I first met Shane in October 2005, after we had corresponded about our common interest in the Balkans, where I had lived for a time and where Shane had worked for one year in "Balkan Sunflowers," an independent organization helping Albanian and Roma youth in post-war Kosovo. Back in the United States, Shane continued his work with the underprivileged, as illustrated by his excellent "Hotel Poverty" photographic essay for the San Francisco Chronicle, and his article "Divorcing the US," from a trip we took to the poorest county in our country.

As a fluent speaker of Arabic, Shane has focused on injustices in the Arab world, in Iraq and Palestine in particular. The Christian Science Monitor published Shane's January 7 interview with Musa Abu Marzook, the only English-language interview with a Hamas leader during Israel's attack on Gaza. Two of his articles on the American occupation of Iraq were published as cover stories of major magazines just this summer.

Sarah and I met, by coincidence, the month after Shane and I met, when we found ourselves in the same car from San Francisco to New Orleans to help poor people begin to rebuild their homes after Hurricane Katrina. We both appear in a documentary entitled "Solidarity Not Charity" made about our group of volunteers. In Oakland, Sarah worked for one year in "Just Cause," which helped poor people fight evictions from their homes in the U.S.

I met Josh a week before we left on our trip, and was immediately drawn in by his warmth and humor. In the time we spent together, I was struck by his passion for justice, environmental sustainability, and intercultural understanding, as attested by his work with the Aprovecho community in Oregon, and as a teaching fellow on a study abroad program for university students.

I would like to mention one more friend who may be relevant. Earlier in July, Shane and I traveled to an Israeli hospital to spend time with Tristan Anderson, an American peace activist with whom Shane, Sarah and I have been close friends for many years. Tristan was shot in the head and critically wounded by an Israeli soldier after attending a non-violent protest against Israel's separation wall. He continues to fight for recovery. Shane and Sarah also visited Tristan in late March with Sarah's mother Nora, a nurse who counseled Tristan's family. There's a very simple explanation for these trips: We wanted to show solidarity with a dear friend whose support for Palestinian rights has been acknowledged in the Iranian media, throughout the Middle East and beyond.

I hope that this letter will help the Iranian authorities understand the true character of my friends. They have now been in custody for almost 100 days, which I hope you agree is more than sufficient punishment for their mistake. Please do everything you can to ensure that they are immediately released into the arms of their loving friends and families, who miss them more than my words can express.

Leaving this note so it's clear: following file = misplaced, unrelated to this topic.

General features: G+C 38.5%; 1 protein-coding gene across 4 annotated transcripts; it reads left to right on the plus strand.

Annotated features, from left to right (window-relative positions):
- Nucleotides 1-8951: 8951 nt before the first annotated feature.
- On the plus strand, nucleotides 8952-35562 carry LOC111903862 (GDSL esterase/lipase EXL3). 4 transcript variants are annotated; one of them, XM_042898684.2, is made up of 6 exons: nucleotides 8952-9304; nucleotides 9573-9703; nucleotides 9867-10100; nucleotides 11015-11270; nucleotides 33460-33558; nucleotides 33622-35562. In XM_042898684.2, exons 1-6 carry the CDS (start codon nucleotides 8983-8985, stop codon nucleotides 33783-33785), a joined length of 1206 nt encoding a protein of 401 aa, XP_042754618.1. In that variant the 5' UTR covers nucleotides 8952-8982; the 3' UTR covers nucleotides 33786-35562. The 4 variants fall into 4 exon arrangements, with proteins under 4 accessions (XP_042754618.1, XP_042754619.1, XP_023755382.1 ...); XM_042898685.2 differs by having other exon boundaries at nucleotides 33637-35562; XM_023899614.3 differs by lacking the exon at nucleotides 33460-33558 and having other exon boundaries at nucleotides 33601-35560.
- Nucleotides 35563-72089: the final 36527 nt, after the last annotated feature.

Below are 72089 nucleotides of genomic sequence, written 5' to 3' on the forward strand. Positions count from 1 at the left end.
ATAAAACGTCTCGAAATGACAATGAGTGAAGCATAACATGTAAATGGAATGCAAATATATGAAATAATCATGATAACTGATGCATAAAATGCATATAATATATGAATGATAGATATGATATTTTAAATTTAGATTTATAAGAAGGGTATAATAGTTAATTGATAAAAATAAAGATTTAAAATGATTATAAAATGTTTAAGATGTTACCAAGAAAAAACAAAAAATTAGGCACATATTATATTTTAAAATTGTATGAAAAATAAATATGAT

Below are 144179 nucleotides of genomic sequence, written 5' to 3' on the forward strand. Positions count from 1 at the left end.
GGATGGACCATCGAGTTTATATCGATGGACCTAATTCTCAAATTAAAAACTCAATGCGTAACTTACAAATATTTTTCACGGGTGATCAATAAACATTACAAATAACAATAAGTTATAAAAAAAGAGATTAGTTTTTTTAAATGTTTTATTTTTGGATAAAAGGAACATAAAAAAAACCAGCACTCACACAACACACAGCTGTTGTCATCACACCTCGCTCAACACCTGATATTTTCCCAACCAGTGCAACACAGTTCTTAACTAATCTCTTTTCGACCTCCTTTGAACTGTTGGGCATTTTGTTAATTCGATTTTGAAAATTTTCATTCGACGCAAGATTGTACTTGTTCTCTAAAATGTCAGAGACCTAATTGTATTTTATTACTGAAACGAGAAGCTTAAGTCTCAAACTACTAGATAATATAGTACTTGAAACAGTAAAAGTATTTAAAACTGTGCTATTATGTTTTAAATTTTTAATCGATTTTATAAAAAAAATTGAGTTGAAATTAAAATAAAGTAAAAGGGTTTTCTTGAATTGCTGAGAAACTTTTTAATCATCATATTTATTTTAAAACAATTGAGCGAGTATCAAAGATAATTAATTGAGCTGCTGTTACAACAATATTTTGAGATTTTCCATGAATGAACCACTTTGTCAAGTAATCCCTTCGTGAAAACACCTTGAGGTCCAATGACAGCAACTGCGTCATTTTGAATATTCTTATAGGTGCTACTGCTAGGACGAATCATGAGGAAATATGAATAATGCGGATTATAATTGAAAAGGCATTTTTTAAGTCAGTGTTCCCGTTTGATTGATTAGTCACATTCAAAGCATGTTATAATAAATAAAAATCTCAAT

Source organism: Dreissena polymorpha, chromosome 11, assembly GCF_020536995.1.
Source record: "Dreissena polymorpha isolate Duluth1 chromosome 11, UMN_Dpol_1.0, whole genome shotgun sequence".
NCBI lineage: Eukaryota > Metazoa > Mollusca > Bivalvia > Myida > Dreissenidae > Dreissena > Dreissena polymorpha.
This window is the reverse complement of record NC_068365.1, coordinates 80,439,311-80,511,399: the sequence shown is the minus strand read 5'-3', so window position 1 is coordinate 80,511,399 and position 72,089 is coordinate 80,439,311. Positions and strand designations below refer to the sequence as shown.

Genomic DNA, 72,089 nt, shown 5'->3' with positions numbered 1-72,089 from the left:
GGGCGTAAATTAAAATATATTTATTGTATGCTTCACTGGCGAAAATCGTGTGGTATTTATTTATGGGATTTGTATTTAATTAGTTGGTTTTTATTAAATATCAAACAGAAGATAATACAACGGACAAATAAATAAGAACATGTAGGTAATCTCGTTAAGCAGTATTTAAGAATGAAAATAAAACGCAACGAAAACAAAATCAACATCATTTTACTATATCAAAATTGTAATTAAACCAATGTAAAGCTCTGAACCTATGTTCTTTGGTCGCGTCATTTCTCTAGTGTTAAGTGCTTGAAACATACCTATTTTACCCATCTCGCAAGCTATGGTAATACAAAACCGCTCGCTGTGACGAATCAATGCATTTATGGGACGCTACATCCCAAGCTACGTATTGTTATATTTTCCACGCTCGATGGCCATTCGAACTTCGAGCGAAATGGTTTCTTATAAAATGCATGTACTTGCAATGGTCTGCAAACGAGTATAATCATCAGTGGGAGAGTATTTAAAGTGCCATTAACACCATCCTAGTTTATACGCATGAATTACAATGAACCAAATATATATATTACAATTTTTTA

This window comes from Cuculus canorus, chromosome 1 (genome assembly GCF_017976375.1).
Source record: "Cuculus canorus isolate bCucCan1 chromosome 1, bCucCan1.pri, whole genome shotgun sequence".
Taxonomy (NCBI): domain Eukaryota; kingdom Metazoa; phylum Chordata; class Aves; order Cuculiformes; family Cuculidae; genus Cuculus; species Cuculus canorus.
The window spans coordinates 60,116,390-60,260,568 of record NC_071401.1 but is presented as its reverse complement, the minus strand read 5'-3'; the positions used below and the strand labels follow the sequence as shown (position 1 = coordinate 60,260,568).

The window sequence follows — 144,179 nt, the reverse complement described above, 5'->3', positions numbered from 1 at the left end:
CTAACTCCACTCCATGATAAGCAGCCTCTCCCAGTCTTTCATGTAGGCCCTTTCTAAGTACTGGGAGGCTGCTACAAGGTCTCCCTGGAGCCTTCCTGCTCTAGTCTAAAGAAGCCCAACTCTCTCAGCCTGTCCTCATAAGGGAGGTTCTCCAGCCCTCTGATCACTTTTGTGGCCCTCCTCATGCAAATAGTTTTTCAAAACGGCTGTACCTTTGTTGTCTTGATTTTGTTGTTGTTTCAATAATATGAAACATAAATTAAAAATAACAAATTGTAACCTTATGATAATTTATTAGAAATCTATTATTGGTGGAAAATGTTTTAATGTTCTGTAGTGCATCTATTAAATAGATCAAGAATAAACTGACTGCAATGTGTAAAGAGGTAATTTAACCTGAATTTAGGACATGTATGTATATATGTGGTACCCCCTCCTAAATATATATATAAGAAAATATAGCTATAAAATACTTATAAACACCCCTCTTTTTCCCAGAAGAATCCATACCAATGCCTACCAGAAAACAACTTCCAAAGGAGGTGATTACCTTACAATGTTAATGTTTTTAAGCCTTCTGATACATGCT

Please let me know if I can be of further assistance.

Sincerely,

Shon Meckfessel

The Danger of Purging

| Mon Nov. 2, 2009 6:16 PM EST

The Wall Street Journal editorial board is pretty happy that conservative activists have taught the "GOP's backroom boys" a lesson by forcing moderate Republican Dede Scozzafava out of the NY-23 congressional race in favor of right-wing darling Doug Hoffman.  No surprise there.  However, they also offer a warning:

But that lesson will be for naught if conservatives conclude that their victory is reason to challenge any candidate who doesn’t agree with them on every issue....Democrats did themselves no favors by driving Joe Lieberman out of their party, and conservatives will do their cause no good by forcing GOP candidates in Illinois, California and Connecticut to sound like Tom DeLay. If conservatives now revolt against every GOP candidate who disagrees with them on trade, immigration or abortion, Nancy Pelosi and Harry Reid will keep their majorities for a very long time.

I sort of hate to admit this, but they're right about Lieberman.  It would have been great to get rid of him — and it was worth a try in a liberal state like Connecticut — but in the end all it did was make him even more embittered and more estranged from the party than before. As a result, he's now loudly making the rounds of cable news shows promising to vote against cloture on any healthcare bill that includes a public option.  As near as I can tell, this isn't motivated by any ideological objection to the public option at all.  It's motivated mostly by fact that he's still pissed off about how he was treated in 2006.  If he'd been left alone and had won reelection as a Democrat, he'd probably be going along with the Democratic leadership on this with no real complaints.

You can't win 'em all, I guess.  And it was worth a try.  But there's also a price to pay when you don't judge the chances of success with quite enough of a gimlet eye.

(Via James Joyner.)

UPDATE: Sorry, I meant 2006, not 2008.  Time sure flies, doesn't it?  I've corrected the text.

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Why We Need a "Local Energy" movement

| Mon Nov. 2, 2009 6:07 PM EST

When author Michael Pollan spoke at Cal Poly San Luis Obispo in mid-October, it’s a safe bet his hosts didn’t offer fresh cherries to the “local foods” advocate. As a locavore — someone who tries to eat only food grown within a 100-mile radius of them — Pollan would have likely reacted to cherries like a vampire reacts to garlic. At this time of year, any fresh cherries in northern California would most likely have come from orchards in Chile, roughly 6,000 miles to the southeast.